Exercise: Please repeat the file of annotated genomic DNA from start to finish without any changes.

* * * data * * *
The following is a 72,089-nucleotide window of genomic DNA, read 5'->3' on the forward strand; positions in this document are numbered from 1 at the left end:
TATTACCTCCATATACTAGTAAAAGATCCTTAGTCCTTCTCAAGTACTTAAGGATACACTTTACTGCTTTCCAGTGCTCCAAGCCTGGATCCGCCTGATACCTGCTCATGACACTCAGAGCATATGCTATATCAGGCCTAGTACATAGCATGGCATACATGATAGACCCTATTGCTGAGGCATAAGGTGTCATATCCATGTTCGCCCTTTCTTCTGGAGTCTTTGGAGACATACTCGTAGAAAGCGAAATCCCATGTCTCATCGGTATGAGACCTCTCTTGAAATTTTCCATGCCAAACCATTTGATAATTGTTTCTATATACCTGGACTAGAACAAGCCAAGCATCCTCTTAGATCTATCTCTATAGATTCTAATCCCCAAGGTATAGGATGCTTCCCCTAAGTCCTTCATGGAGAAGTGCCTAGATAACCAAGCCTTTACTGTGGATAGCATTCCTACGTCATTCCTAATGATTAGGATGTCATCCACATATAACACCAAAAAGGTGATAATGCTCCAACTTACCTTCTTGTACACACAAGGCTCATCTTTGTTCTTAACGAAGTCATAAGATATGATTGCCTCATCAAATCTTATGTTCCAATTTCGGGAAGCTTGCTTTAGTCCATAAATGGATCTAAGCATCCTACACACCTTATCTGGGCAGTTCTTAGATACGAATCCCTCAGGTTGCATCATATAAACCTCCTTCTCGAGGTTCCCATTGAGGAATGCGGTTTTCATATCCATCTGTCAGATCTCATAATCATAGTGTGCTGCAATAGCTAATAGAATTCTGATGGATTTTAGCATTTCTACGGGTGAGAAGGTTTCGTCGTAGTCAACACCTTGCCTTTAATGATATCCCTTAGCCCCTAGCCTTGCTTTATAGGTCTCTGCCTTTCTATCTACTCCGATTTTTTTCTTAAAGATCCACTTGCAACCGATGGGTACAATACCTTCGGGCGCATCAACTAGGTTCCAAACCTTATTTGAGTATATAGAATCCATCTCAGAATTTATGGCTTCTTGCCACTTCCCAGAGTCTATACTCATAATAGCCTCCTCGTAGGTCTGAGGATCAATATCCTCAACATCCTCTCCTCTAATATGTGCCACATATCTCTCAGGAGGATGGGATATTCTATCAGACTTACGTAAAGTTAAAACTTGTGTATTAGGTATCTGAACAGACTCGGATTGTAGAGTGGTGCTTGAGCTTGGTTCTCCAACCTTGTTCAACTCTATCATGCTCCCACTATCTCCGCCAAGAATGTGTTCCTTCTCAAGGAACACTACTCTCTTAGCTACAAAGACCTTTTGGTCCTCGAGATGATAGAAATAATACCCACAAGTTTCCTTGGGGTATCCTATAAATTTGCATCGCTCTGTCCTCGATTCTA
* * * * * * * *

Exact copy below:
The following is a 72,089-nucleotide window of genomic DNA, read 5'->3' on the forward strand; positions in this document are numbered from 1 at the left end:
TATTACCTCCATATACTAGTAAAAGATCCTTAGTCCTTCTCAAGTACTTAAGGATACACTTTACTGCTTTCCAGTGCTCCAAGCCTGGATCCGCCTGATACCTGCTCATGACACTCAGAGCATATGCTATATCAGGCCTAGTACATAGCATGGCATACATGATAGACCCTATTGCTGAGGCATAAGGTGTCATATCCATGTTCGCCCTTTCTTCTGGAGTCTTTGGAGACATACTCGTAGAAAGCGAAATCCCATGTCTCATCGGTATGAGACCTCTCTTGAAATTTTCCATGCCAAACCATTTGATAATTGTTTCTATATACCTGGACTAGAACAAGCCAAGCATCCTCTTAGATCTATCTCTATAGATTCTAATCCCCAAGGTATAGGATGCTTCCCCTAAGTCCTTCATGGAGAAGTGCCTAGATAACCAAGCCTTTACTGTGGATAGCATTCCTACGTCATTCCTAATGATTAGGATGTCATCCACATATAACACCAAAAAGGTGATAATGCTCCAACTTACCTTCTTGTACACACAAGGCTCATCTTTGTTCTTAACGAAGTCATAAGATATGATTGCCTCATCAAATCTTATGTTCCAATTTCGGGAAGCTTGCTTTAGTCCATAAATGGATCTAAGCATCCTACACACCTTATCTGGGCAGTTCTTAGATACGAATCCCTCAGGTTGCATCATATAAACCTCCTTCTCGAGGTTCCCATTGAGGAATGCGGTTTTCATATCCATCTGTCAGATCTCATAATCATAGTGTGCTGCAATAGCTAATAGAATTCTGATGGATTTTAGCATTTCTACGGGTGAGAAGGTTTCGTCGTAGTCAACACCTTGCCTTTAATGATATCCCTTAGCCCCTAGCCTTGCTTTATAGGTCTCTGCCTTTCTATCTACTCCGATTTTTTTCTTAAAGATCCACTTGCAACCGATGGGTACAATACCTTCGGGCGCATCAACTAGGTTCCAAACCTTATTTGAGTATATAGAATCCATCTCAGAATTTATGGCTTCTTGCCACTTCCCAGAGTCTATACTCATAATAGCCTCCTCGTAGGTCTGAGGATCAATATCCTCAACATCCTCTCCTCTAATATGTGCCACATATCTCTCAGGAGGATGGGATATTCTATCAGACTTACGTAAAGTTAAAACTTGTGTATTAGGTATCTGAACAGACTCGGATTGTAGAGTGGTGCTTGAGCTTGGTTCTCCAACCTTGTTCAACTCTATCATGCTCCCACTATCTCCGCCAAGAATGTGTTCCTTCTCAAGGAACACTACTCTCTTAGCTACAAAGACCTTTTGGTCCTCGAGATGATAGAAATAATACCCACAAGTTTCCTTGGGGTATCCTATAAATTTGCATCGCTCTGTCCTCGATTCTA